A word bit length counter is tested at a transition 276 to be sure that it has reached zero, and the first data word is ready to be shifted out of SERDES 14 as eight decoded parallel bits D7-D0 when a state 278 is reached, so the serial request line 92 is set at the state 278.
SERDES 14 is shifted by two bits at a transition 280, and the code latches 22, 24 and 26 are also stepped at this edge 280, so that the code bits for the high order D7 and D6 bit positions of the next data word n are now in the Now latch 24. These code bits are decoded at states 282, 284 and 288.
A transition 286 between the states 284 and 288 causes the latch 12 to latch the first three code bits of the next data word.
A transition 290 causes SERDES to shift by two bit positions; and the code bits corresponding to the D5 and D4 bit positions of the n data word are then decoded at states 292, 294 and 296. SERDES 14 again shifts by two bit positions at a transition 298, and the code bits corresponding to the D3 and D2 bit positions are decoded at states 300, 302 and 304. Again, SERDES 14 is shifted by two bit positions at a transition 306, and the code bits corresponding to the low order D1 and D0 bits are decoded at states 308 and 310. A transition 312 determines that a full data word has now been framed in SERDES, and this decoded word is sent out onto the bus 44 from the SERDES 14 as the present decoded data word at the state 314 which includes the setting of the serial request line 92. Then, the SERDES 14 is shifted by two bit positions, and decoding of the next data word begins by return to the state 282. The decode process repeats the states 282 through 316 for each of the data words of the block until the entire block is decoded, including error correction code words following the end of the user data portion thereof.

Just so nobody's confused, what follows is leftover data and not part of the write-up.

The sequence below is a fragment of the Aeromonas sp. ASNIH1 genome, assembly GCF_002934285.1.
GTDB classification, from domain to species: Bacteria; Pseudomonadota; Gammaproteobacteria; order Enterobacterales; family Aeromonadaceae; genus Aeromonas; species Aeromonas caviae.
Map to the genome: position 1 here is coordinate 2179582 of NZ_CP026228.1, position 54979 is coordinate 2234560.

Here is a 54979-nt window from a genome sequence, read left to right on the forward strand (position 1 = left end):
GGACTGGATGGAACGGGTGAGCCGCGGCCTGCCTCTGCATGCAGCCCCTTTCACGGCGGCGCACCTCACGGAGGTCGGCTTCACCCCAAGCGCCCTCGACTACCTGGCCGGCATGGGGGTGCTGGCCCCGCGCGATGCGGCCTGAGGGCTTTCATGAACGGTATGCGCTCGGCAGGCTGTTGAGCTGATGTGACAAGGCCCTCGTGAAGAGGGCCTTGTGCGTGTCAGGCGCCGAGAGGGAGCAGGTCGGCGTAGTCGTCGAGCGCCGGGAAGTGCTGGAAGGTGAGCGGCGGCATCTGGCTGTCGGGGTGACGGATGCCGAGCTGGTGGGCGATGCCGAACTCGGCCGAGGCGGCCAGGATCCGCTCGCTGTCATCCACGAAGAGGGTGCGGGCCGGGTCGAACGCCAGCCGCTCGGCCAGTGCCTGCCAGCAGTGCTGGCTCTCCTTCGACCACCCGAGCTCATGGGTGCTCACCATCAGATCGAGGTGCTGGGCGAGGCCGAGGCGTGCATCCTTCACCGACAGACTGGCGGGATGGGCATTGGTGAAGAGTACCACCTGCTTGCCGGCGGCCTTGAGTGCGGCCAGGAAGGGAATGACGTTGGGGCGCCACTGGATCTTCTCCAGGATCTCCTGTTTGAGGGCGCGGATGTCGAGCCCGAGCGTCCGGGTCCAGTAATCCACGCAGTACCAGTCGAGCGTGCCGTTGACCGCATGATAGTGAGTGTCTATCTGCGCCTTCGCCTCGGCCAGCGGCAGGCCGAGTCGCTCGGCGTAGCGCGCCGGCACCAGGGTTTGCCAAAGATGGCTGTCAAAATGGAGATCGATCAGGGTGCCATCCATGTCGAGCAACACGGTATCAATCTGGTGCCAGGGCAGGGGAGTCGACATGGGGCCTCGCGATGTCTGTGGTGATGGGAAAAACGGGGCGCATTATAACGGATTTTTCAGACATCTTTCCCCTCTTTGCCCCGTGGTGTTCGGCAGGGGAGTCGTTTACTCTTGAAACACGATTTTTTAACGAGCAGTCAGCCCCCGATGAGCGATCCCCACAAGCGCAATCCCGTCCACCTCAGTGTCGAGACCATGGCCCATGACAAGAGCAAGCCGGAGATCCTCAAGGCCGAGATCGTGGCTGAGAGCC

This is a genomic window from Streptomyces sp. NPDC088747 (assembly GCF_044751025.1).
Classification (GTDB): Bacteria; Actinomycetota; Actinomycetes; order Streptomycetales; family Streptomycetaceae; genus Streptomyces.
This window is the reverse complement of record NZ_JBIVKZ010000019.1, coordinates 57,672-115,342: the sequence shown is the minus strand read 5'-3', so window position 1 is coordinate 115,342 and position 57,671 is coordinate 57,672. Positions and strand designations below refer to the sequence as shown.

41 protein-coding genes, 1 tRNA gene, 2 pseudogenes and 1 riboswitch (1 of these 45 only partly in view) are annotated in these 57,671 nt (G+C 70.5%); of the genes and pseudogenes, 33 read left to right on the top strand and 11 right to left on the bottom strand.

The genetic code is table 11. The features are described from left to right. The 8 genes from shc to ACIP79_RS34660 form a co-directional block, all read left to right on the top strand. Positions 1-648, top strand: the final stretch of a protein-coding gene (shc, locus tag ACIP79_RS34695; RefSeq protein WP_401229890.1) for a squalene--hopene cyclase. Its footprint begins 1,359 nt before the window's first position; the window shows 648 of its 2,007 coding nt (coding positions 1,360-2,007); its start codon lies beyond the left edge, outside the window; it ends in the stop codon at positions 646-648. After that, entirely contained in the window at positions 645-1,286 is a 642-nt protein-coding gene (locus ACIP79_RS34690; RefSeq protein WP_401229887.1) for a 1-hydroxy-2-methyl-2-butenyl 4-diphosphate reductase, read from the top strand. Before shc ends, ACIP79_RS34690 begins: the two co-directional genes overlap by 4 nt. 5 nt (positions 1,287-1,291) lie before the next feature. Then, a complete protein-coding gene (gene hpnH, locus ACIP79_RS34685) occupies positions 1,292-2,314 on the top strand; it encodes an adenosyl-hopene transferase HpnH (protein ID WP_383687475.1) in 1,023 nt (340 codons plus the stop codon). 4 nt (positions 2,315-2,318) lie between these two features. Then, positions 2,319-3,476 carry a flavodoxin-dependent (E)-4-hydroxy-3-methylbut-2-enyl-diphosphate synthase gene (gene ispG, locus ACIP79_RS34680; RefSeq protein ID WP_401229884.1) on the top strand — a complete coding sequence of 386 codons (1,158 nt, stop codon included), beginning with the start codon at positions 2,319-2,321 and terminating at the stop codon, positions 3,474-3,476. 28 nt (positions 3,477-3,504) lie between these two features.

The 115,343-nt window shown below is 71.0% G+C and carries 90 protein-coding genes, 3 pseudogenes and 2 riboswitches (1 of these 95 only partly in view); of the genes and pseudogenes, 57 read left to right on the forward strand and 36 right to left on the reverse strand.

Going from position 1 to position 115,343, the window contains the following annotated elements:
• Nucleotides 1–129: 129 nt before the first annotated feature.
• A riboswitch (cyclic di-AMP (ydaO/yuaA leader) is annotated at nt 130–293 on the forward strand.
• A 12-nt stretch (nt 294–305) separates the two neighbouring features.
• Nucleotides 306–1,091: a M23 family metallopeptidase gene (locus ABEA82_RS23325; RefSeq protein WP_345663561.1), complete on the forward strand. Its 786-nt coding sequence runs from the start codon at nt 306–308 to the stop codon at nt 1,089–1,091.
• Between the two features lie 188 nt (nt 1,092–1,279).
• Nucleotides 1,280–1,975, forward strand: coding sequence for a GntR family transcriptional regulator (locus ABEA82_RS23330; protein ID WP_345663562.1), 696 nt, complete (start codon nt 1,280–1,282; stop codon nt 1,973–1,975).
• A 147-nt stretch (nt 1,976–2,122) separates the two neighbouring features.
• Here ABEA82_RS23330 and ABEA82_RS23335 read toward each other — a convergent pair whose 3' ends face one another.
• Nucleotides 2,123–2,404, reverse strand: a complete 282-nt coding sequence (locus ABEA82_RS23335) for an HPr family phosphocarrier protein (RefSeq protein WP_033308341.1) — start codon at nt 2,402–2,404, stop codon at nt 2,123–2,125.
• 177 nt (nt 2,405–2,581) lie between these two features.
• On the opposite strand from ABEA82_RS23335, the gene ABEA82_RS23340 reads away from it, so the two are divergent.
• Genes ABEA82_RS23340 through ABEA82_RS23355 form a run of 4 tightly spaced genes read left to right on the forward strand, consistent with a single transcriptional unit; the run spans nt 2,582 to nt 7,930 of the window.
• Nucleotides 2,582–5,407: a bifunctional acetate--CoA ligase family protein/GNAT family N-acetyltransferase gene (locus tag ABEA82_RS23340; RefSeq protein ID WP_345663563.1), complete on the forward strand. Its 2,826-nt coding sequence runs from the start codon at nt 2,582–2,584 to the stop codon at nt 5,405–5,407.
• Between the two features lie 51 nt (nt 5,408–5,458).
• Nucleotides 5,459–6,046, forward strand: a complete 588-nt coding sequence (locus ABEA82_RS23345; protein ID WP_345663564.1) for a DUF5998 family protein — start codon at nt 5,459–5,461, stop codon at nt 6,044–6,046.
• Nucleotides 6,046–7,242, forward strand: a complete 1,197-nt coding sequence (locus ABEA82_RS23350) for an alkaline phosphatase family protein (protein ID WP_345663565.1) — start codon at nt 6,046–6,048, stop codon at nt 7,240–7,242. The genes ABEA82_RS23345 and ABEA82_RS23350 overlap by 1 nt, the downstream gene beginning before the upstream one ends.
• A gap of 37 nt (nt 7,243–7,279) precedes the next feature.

The code latch line 37 is active at transition edges 230, 238, 246, 254, 262, 270, 280, 290, 298, 306, and 316, so that successive three bit code groups may be stepped through the latches 22, 24 and 26 in bucket brigade fashion, incident to the decoding process.
It is to be understood that the encoder-decoder apparatus 10 implements and follows the three to two variable length, one and seven zeros run length limited code set forth in the Table set out above. At the same time, the logic elements required for encoding and decoding of this code have been minimized in number and complexity, and common usage of other circuit elements has resulted in a highly efficient, yet low cost apparatus which fully and effectively achieves the objects of the present invention in a manner which overcomes limitations and drawbacks of the prior art processes and which advances the art.
Having thus described a presently preferred embodiment of the present invention, it will now be appreciated that the objects of the invention have been fully achieved, and it will be understood by those skilled in the art that many changes in construction and circuitry and widely differing embodiments and aplications of the invention will suggest themselves without departure from the spirit and scope of the invention. The disclosures and the description herein are intended to be illustrative and are not in any sense limiting of the invention, more particularly defined in scope by the following claims.